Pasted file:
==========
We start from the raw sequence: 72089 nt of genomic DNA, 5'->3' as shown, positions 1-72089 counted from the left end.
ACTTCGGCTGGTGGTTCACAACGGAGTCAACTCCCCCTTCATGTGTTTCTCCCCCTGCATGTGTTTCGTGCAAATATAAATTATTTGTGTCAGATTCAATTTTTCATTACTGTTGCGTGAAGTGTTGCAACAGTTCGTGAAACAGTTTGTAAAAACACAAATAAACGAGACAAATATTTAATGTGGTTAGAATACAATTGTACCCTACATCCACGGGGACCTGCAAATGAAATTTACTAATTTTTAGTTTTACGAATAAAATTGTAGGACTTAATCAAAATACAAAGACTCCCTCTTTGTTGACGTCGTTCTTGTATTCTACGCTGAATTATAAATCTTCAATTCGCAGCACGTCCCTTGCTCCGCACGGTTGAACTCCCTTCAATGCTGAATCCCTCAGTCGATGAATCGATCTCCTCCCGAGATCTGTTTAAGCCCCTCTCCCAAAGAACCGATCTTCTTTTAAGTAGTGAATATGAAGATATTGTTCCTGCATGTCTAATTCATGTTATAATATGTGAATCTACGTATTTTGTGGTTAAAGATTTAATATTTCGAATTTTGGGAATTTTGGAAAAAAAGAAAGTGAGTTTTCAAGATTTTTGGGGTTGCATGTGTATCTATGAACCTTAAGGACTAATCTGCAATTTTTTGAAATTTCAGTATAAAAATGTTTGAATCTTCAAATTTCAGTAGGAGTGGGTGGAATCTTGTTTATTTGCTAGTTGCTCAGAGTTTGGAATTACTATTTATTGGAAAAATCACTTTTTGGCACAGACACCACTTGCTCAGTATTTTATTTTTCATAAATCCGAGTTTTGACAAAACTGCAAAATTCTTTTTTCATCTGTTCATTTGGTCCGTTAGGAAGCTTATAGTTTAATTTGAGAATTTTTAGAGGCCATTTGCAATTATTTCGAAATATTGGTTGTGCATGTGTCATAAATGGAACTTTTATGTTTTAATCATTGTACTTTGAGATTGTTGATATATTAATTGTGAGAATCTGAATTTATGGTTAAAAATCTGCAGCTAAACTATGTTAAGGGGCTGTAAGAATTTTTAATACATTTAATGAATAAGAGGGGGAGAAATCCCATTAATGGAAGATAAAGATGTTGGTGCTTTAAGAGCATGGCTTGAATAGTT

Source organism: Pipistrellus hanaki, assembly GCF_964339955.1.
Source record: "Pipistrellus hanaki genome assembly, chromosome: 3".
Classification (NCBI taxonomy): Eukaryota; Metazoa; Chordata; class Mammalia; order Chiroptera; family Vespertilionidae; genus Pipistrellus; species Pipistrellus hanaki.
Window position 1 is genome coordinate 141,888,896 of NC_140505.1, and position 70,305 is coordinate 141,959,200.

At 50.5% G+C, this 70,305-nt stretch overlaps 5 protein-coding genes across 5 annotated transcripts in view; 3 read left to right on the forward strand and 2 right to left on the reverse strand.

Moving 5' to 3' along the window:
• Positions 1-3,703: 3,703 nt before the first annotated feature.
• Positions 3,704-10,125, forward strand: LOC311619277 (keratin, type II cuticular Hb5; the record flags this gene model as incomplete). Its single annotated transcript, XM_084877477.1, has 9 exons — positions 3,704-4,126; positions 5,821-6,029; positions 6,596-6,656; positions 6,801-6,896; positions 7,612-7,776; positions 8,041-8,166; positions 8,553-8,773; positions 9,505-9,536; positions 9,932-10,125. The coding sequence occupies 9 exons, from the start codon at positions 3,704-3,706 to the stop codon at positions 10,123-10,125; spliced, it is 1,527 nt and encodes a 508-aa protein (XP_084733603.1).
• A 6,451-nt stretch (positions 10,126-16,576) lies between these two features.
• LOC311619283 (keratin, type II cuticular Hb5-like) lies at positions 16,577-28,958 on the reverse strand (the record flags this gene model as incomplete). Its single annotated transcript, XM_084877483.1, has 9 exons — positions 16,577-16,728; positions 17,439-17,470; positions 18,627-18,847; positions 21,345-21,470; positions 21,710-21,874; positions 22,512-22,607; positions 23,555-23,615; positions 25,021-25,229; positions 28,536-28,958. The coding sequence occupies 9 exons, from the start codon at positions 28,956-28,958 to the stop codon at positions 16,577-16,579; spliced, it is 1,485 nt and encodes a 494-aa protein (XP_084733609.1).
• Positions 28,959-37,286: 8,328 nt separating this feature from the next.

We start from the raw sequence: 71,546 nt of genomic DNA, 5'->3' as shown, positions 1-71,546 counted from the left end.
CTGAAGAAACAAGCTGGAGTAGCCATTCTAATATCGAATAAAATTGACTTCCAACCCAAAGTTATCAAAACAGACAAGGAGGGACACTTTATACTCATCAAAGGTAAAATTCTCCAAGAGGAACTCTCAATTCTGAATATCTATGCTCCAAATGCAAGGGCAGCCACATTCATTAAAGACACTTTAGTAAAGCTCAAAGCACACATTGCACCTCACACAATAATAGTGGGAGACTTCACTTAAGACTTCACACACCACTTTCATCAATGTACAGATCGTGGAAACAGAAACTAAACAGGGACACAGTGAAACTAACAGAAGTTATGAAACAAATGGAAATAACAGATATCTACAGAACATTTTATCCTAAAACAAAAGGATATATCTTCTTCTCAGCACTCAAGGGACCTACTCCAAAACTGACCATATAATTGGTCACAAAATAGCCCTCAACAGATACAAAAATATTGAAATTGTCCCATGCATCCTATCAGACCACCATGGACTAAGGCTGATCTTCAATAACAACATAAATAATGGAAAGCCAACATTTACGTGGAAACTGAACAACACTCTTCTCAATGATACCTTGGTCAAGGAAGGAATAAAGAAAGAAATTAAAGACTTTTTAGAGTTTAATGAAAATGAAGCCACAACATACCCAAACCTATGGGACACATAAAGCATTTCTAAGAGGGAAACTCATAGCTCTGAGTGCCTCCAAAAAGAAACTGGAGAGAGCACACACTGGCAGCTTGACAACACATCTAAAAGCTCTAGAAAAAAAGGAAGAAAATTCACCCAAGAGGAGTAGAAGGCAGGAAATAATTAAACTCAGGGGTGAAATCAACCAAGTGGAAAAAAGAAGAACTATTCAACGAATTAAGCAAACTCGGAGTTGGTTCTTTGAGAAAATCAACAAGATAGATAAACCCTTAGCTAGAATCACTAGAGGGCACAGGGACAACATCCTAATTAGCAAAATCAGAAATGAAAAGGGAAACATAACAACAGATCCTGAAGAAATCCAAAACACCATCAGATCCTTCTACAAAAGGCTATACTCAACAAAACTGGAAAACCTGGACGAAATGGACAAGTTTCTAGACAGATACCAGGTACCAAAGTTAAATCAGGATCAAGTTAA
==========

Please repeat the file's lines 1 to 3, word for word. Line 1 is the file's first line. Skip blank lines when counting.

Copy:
We start from the raw sequence: 72089 nt of genomic DNA, 5'->3' as shown, positions 1-72089 counted from the left end.
ACTTCGGCTGGTGGTTCACAACGGAGTCAACTCCCCCTTCATGTGTTTCTCCCCCTGCATGTGTTTCGTGCAAATATAAATTATTTGTGTCAGATTCAATTTTTCATTACTGTTGCGTGAAGTGTTGCAACAGTTCGTGAAACAGTTTGTAAAAACACAAATAAACGAGACAAATATTTAATGTGGTTAGAATACAATTGTACCCTACATCCACGGGGACCTGCAAATGAAATTTACTAATTTTTAGTTTTACGAATAAAATTGTAGGACTTAATCAAAATACAAAGACTCCCTCTTTGTTGACGTCGTTCTTGTATTCTACGCTGAATTATAAATCTTCAATTCGCAGCACGTCCCTTGCTCCGCACGGTTGAACTCCCTTCAATGCTGAATCCCTCAGTCGATGAATCGATCTCCTCCCGAGATCTGTTTAAGCCCCTCTCCCAAAGAACCGATCTTCTTTTAAGTAGTGAATATGAAGATATTGTTCCTGCATGTCTAATTCATGTTATAATATGTGAATCTACGTATTTTGTGGTTAAAGATTTAATATTTCGAATTTTGGGAATTTTGGAAAAAAAGAAAGTGAGTTTTCAAGATTTTTGGGGTTGCATGTGTATCTATGAACCTTAAGGACTAATCTGCAATTTTTTGAAATTTCAGTATAAAAATGTTTGAATCTTCAAATTTCAGTAGGAGTGGGTGGAATCTTGTTTATTTGCTAGTTGCTCAGAGTTTGGAATTACTATTTATTGGAAAAATCACTTTTTGGCACAGACACCACTTGCTCAGTATTTTATTTTTCATAAATCCGAGTTTTGACAAAACTGCAAAATTCTTTTTTCATCTGTTCATTTGGTCCGTTAGGAAGCTTATAGTTTAATTTGAGAATTTTTAGAGGCCATTTGCAATTATTTCGAAATATTGGTTGTGCATGTGTCATAAATGGAACTTTTATGTTTTAATCATTGTACTTTGAGATTGTTGATATATTAATTGTGAGAATCTGAATTTATGGTTAAAAATCTGCAGCTAAACTATGTTAAGGGGCTGTAAGAATTTTTAATACATTTAATGAATAAGAGGGGGAGAAATCCCATTAATGGAAGATAAAGATGTTGGTGCTTTAAGAGCATGGCTTGAATAGTT

Source organism: Pipistrellus hanaki, assembly GCF_964339955.1.